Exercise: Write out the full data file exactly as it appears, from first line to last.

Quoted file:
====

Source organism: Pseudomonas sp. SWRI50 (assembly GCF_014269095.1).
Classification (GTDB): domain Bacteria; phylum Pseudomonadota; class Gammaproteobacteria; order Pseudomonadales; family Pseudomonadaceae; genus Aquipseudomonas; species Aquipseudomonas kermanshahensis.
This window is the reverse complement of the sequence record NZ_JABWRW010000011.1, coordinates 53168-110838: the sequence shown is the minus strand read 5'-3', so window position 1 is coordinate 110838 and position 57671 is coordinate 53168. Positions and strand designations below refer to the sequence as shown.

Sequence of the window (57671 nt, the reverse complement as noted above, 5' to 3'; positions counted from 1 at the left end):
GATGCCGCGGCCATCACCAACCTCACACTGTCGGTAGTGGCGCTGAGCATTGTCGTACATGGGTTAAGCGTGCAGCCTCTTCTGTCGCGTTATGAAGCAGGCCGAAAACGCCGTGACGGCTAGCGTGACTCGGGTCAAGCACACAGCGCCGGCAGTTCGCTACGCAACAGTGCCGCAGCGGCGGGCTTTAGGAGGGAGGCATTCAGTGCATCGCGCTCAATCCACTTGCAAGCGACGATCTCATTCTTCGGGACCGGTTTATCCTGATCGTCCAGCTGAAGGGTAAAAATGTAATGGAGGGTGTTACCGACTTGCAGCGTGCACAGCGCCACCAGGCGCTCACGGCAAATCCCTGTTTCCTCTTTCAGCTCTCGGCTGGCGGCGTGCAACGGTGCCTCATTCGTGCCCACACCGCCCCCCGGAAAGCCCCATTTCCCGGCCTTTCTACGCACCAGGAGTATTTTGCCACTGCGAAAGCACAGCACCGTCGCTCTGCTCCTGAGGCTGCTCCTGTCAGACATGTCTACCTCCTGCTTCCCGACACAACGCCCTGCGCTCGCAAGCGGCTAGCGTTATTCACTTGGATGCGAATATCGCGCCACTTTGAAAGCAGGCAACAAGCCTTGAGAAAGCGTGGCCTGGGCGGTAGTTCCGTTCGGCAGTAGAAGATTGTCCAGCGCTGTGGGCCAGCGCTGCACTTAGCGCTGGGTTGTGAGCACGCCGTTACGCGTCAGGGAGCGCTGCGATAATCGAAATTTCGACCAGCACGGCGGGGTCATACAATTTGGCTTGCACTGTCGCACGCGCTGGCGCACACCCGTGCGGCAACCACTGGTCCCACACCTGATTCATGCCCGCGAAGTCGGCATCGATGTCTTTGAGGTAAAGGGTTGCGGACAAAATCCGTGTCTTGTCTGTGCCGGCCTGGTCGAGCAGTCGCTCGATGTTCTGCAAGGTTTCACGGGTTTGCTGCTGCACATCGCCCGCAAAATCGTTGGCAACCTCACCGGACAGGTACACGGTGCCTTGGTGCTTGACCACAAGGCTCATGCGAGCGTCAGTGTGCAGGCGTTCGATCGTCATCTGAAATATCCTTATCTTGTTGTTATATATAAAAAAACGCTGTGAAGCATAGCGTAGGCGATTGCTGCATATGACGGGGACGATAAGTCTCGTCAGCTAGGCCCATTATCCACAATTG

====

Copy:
Source organism: Pseudomonas sp. SWRI50 (assembly GCF_014269095.1).
Classification (GTDB): domain Bacteria; phylum Pseudomonadota; class Gammaproteobacteria; order Pseudomonadales; family Pseudomonadaceae; genus Aquipseudomonas; species Aquipseudomonas kermanshahensis.
This window is the reverse complement of the sequence record NZ_JABWRW010000011.1, coordinates 53168-110838: the sequence shown is the minus strand read 5'-3', so window position 1 is coordinate 110838 and position 57671 is coordinate 53168. Positions and strand designations below refer to the sequence as shown.

Sequence of the window (57671 nt, the reverse complement as noted above, 5' to 3'; positions counted from 1 at the left end):
GATGCCGCGGCCATCACCAACCTCACACTGTCGGTAGTGGCGCTGAGCATTGTCGTACATGGGTTAAGCGTGCAGCCTCTTCTGTCGCGTTATGAAGCAGGCCGAAAACGCCGTGACGGCTAGCGTGACTCGGGTCAAGCACACAGCGCCGGCAGTTCGCTACGCAACAGTGCCGCAGCGGCGGGCTTTAGGAGGGAGGCATTCAGTGCATCGCGCTCAATCCACTTGCAAGCGACGATCTCATTCTTCGGGACCGGTTTATCCTGATCGTCCAGCTGAAGGGTAAAAATGTAATGGAGGGTGTTACCGACTTGCAGCGTGCACAGCGCCACCAGGCGCTCACGGCAAATCCCTGTTTCCTCTTTCAGCTCTCGGCTGGCGGCGTGCAACGGTGCCTCATTCGTGCCCACACCGCCCCCCGGAAAGCCCCATTTCCCGGCCTTTCTACGCACCAGGAGTATTTTGCCACTGCGAAAGCACAGCACCGTCGCTCTGCTCCTGAGGCTGCTCCTGTCAGACATGTCTACCTCCTGCTTCCCGACACAACGCCCTGCGCTCGCAAGCGGCTAGCGTTATTCACTTGGATGCGAATATCGCGCCACTTTGAAAGCAGGCAACAAGCCTTGAGAAAGCGTGGCCTGGGCGGTAGTTCCGTTCGGCAGTAGAAGATTGTCCAGCGCTGTGGGCCAGCGCTGCACTTAGCGCTGGGTTGTGAGCACGCCGTTACGCGTCAGGGAGCGCTGCGATAATCGAAATTTCGACCAGCACGGCGGGGTCATACAATTTGGCTTGCACTGTCGCACGCGCTGGCGCACACCCGTGCGGCAACCACTGGTCCCACACCTGATTCATGCCCGCGAAGTCGGCATCGATGTCTTTGAGGTAAAGGGTTGCGGACAAAATCCGTGTCTTGTCTGTGCCGGCCTGGTCGAGCAGTCGCTCGATGTTCTGCAAGGTTTCACGGGTTTGCTGCTGCACATCGCCCGCAAAATCGTTGGCAACCTCACCGGACAGGTACACGGTGCCTTGGTGCTTGACCACAAGGCTCATGCGAGCGTCAGTGTGCAGGCGTTCGATCGTCATCTGAAATATCCTTATCTTGTTGTTATATATAAAAAAACGCTGTGAAGCATAGCGTAGGCGATTGCTGCATATGACGGGGACGATAAGTCTCGTCAGCTAGGCCCATTATCCACAATTG